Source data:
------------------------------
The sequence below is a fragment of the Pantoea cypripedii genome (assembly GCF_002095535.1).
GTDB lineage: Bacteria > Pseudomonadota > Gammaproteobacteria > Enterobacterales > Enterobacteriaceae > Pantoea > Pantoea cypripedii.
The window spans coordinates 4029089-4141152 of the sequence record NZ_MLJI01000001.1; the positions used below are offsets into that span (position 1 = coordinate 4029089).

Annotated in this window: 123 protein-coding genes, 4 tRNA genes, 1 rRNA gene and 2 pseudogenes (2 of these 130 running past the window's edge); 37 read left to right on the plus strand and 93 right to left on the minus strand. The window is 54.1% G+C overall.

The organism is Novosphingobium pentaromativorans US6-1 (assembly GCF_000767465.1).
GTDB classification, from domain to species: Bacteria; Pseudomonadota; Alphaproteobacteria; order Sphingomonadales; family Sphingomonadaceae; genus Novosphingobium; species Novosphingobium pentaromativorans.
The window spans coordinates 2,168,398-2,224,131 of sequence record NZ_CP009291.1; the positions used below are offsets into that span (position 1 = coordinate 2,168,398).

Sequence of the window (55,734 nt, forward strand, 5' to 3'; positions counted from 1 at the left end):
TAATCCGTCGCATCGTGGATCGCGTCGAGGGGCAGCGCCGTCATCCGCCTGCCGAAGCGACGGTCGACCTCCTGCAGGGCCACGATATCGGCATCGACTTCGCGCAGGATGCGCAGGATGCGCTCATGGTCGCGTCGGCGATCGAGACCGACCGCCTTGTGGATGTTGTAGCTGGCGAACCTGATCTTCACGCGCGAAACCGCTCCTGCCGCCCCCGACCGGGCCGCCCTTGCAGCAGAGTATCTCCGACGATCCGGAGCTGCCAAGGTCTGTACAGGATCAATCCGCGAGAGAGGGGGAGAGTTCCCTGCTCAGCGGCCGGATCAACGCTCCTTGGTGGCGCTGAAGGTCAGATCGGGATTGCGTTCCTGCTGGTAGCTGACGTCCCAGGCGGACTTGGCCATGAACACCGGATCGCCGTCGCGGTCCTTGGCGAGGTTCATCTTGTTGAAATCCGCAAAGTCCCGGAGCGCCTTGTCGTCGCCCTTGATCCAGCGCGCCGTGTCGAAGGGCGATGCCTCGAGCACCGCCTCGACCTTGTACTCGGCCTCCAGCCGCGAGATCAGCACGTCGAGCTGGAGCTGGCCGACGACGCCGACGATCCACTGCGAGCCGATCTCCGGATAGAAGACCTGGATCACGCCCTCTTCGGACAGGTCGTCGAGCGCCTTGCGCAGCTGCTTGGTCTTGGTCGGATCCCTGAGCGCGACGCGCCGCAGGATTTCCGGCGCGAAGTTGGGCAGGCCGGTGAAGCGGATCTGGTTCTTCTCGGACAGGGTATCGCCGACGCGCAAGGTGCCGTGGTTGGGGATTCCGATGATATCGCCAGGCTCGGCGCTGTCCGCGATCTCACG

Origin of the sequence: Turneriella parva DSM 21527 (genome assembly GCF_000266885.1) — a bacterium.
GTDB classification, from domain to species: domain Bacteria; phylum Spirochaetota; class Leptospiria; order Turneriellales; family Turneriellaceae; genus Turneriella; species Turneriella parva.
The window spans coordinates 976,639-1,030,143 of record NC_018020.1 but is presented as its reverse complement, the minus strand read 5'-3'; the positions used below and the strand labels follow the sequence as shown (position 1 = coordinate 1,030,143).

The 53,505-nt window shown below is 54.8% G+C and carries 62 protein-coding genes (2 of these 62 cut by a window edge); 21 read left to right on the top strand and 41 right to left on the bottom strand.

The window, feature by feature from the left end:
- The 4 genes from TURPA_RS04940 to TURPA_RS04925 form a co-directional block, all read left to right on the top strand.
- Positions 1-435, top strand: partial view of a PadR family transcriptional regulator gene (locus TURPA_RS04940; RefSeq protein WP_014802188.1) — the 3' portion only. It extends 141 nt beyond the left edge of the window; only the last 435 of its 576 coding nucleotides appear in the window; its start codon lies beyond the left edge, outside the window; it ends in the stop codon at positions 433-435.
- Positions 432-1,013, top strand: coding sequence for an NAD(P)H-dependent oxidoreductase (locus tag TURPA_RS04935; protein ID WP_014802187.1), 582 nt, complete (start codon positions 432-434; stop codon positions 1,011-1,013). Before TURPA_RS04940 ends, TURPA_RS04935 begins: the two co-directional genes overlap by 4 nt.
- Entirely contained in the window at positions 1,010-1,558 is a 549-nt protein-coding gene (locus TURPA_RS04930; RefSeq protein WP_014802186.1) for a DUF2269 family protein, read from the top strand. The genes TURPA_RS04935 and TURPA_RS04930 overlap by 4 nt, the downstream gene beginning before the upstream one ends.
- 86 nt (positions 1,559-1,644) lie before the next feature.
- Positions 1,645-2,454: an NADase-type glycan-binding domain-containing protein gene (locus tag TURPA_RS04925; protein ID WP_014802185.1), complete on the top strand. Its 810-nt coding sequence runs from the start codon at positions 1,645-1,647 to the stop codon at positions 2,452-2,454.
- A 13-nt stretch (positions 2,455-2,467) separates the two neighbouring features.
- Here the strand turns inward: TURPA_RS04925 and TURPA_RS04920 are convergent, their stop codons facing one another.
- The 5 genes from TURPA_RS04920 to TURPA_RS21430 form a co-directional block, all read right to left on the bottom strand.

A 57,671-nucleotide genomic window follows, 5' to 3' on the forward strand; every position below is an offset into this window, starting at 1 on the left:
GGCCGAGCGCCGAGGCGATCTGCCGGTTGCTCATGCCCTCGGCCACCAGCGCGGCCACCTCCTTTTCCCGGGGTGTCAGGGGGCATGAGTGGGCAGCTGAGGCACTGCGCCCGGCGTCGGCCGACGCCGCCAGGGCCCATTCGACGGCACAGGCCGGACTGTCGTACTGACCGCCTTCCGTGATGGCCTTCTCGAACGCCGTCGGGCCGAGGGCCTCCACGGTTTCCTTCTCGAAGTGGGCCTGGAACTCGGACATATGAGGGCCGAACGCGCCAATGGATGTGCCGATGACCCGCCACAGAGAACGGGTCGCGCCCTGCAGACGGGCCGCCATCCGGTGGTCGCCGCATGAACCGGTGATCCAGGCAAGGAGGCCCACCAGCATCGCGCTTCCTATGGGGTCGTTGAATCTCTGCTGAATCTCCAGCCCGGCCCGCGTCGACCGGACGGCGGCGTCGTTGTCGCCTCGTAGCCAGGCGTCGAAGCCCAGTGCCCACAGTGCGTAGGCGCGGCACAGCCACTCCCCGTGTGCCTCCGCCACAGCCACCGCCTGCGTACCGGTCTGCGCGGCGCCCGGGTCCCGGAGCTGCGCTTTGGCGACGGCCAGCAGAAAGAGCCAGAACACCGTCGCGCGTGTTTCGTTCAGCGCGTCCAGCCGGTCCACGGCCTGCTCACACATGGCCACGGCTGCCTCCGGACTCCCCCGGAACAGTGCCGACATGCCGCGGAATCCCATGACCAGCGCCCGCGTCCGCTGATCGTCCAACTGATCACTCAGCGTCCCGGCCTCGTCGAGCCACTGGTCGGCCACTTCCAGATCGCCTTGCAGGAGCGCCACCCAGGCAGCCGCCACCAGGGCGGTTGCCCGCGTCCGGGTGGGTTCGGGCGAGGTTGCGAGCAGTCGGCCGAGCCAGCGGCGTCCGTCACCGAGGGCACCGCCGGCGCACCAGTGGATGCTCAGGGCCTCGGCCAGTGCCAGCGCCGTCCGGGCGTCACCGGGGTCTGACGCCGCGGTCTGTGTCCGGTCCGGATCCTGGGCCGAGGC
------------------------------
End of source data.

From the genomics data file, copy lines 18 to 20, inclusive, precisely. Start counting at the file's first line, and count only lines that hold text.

- Entirely contained in the window at positions 1,010-1,558 is a 549-nt protein-coding gene (locus TURPA_RS04930; RefSeq protein WP_014802186.1) for a DUF2269 family protein, read from the top strand. The genes TURPA_RS04935 and TURPA_RS04930 overlap by 4 nt, the downstream gene beginning before the upstream one ends.
- 86 nt (positions 1,559-1,644) lie before the next feature.
- Positions 1,645-2,454: an NADase-type glycan-binding domain-containing protein gene (locus tag TURPA_RS04925; protein ID WP_014802185.1), complete on the top strand. Its 810-nt coding sequence runs from the start codon at positions 1,645-1,647 to the stop codon at positions 2,452-2,454.